Probability integral transform

In statistics, the probability integral transform or transformation relates to the result that data values that are modelled as being random variables from any given continuous distribution can be converted to random variables having a standard uniform distribution.[1] This holds exactly provided that the distribution being used is the true distribution of the random variables; if the distribution is one fitted to the data, the result will hold approximately in large samples.

The result is sometimes modified or extended so that the result of the transformation is a standard distribution other than the uniform distribution, such as the exponential distribution.

Applications

One use for the probability integral transform in statistical data analysis is to provide the basis for testing whether a set of observations can reasonably be modelled as arising from a specified distribution. Specifically, the probability integral transform is applied to construct an equivalent set of values, and a test is then made of whether a uniform distribution is appropriate for the constructed dataset. Examples of this are P-P plots and Kolmogorov-Smirnov tests.

A second use for the transformation is in the theory related to copulas which are a means of both defining and working with distributions for statistically dependent multivariate data. Here the problem of defining or manipulating a joint probability distribution for a set of random variables is simplified or reduced in apparent complexity by applying the probability integral transform to each of the components and then working with a joint distribution for which the marginal variables have uniform distributions.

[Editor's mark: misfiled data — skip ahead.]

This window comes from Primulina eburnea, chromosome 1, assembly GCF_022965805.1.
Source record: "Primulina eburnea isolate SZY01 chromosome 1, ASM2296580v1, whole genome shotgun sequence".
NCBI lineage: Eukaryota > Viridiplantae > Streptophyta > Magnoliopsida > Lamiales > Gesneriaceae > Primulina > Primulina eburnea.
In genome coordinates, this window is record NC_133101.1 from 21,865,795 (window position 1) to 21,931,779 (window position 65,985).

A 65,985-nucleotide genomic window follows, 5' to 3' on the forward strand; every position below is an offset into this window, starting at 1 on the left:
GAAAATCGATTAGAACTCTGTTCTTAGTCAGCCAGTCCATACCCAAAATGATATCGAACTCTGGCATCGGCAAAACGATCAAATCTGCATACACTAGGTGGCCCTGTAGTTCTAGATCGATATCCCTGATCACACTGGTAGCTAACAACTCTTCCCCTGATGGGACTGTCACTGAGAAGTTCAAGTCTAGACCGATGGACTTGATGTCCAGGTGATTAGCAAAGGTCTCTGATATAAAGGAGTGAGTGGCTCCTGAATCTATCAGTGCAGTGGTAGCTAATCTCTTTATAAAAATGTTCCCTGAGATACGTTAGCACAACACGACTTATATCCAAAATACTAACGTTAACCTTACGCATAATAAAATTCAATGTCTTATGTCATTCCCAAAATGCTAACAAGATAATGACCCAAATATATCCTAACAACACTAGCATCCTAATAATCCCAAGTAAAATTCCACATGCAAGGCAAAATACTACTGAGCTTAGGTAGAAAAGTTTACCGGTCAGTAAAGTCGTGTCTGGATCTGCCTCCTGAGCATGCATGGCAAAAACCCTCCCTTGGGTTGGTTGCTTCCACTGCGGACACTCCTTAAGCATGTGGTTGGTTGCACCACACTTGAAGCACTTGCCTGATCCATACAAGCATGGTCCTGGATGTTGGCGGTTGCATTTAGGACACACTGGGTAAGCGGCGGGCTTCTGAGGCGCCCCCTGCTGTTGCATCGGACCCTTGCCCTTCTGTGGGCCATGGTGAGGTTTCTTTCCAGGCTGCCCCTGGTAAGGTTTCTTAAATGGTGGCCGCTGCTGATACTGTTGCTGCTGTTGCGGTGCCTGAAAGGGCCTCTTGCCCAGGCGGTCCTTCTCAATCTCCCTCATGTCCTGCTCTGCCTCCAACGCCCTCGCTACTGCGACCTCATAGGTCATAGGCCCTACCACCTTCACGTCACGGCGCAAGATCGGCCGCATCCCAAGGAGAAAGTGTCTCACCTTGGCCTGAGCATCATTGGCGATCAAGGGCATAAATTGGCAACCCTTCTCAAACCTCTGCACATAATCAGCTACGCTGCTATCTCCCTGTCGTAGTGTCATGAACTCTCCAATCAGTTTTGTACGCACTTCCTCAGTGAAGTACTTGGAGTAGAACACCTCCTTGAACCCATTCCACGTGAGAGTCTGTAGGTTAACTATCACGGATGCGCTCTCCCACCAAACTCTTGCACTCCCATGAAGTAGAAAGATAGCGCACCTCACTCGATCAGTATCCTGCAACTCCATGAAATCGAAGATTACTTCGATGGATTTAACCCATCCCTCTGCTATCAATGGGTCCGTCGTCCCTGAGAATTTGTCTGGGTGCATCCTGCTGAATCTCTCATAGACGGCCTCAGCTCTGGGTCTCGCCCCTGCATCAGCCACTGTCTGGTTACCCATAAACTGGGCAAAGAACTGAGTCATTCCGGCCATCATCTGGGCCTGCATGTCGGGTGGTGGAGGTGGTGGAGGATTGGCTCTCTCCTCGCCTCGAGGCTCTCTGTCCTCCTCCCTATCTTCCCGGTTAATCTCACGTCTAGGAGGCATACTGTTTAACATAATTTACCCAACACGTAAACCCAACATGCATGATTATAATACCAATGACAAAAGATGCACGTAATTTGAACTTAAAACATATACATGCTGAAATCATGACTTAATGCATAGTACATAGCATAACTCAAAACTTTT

A third use is based on applying the inverse of the probability integral transform to convert random variables from a uniform distribution to have a selected distribution: this is known as inverse transform sampling.

Statement

Suppose that a random variable X has a continuous distribution for which the cumulative distribution function (CDF) is FX. Then the random variable Y defined as

${\displaystyle Y=F_{X}(X)\,,}$

Proof

Given any random continuous variable ${\displaystyle X}$, define ${\displaystyle Y=F_{X}(X)}$. Then:

{\displaystyle {\begin{aligned}F_{Y}(y)&=\operatorname {P} (Y\leq y)\\&=\operatorname {P} (F_{X}(X)\leq y)\\&=\operatorname {P} (X\leq F_{X}^{-1}(y))\\&=F_{X}(F_{X}^{-1}(y))\\&=y\end{aligned}}}

${\displaystyle F_{Y}}$ is just the CDF of a ${\displaystyle \mathrm {Uniform} (0,1)}$ random variable. Thus, ${\displaystyle Y}$ has a uniform distribution on the interval ${\displaystyle [0,1]}$.

Examples

For an illustrative example, let X be a random variable with a standard normal distribution ${\displaystyle {\mathcal {N}}(0,1)}$. Then its CDF is

${\displaystyle \Phi (x)={\frac {1}{\sqrt {2\pi }}}\int _{-\infty }^{x}e^{-t^{2}/2}\,dt={\frac {1}{2}}{\Big [}\,1+\operatorname {erf} {\Big (}{\frac {x}{\sqrt {2}}}{\Big )}\,{\Big ]},\quad x\in \mathbb {R} ,\,}$

where ${\displaystyle \operatorname {erf} (),}$ is the error function. Then the new random variable Y, defined by Y=Φ(X), is uniformly distributed.

If X has an exponential distribution with unit mean, then its CDF is

${\displaystyle F(x)=1-\exp(-x),}$

and the immediate result of the probability integral transform is that

${\displaystyle Y=1-\exp(-X)}$

has a uniform distribution. The symmetry of the uniform distribution can then be used to show that

${\displaystyle Y'=\exp(-X)}$

also has a uniform distribution.